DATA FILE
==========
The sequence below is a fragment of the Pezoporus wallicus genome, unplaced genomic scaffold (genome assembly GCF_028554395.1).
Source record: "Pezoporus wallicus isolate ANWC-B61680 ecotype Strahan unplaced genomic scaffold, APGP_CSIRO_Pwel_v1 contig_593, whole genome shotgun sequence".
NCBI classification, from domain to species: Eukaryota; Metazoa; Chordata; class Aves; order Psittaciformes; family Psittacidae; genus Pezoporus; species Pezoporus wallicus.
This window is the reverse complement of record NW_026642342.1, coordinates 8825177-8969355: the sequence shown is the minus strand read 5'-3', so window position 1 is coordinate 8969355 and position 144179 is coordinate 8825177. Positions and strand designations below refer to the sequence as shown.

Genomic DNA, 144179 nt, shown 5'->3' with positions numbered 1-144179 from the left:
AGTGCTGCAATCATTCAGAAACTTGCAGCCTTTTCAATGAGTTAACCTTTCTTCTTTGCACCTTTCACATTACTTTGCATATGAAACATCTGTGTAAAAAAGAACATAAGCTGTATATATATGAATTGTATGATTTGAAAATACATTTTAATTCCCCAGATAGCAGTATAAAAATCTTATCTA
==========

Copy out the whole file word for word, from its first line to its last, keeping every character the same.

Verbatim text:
The sequence below is a fragment of the Pezoporus wallicus genome, unplaced genomic scaffold (genome assembly GCF_028554395.1).
Source record: "Pezoporus wallicus isolate ANWC-B61680 ecotype Strahan unplaced genomic scaffold, APGP_CSIRO_Pwel_v1 contig_593, whole genome shotgun sequence".
NCBI classification, from domain to species: Eukaryota; Metazoa; Chordata; class Aves; order Psittaciformes; family Psittacidae; genus Pezoporus; species Pezoporus wallicus.
This window is the reverse complement of record NW_026642342.1, coordinates 8825177-8969355: the sequence shown is the minus strand read 5'-3', so window position 1 is coordinate 8969355 and position 144179 is coordinate 8825177. Positions and strand designations below refer to the sequence as shown.

Genomic DNA, 144179 nt, shown 5'->3' with positions numbered 1-144179 from the left:
AGTGCTGCAATCATTCAGAAACTTGCAGCCTTTTCAATGAGTTAACCTTTCTTCTTTGCACCTTTCACATTACTTTGCATATGAAACATCTGTGTAAAAAAGAACATAAGCTGTATATATATGAATTGTATGATTTGAAAATACATTTTAATTCCCCAGATAGCAGTATAAAAATCTTATCTA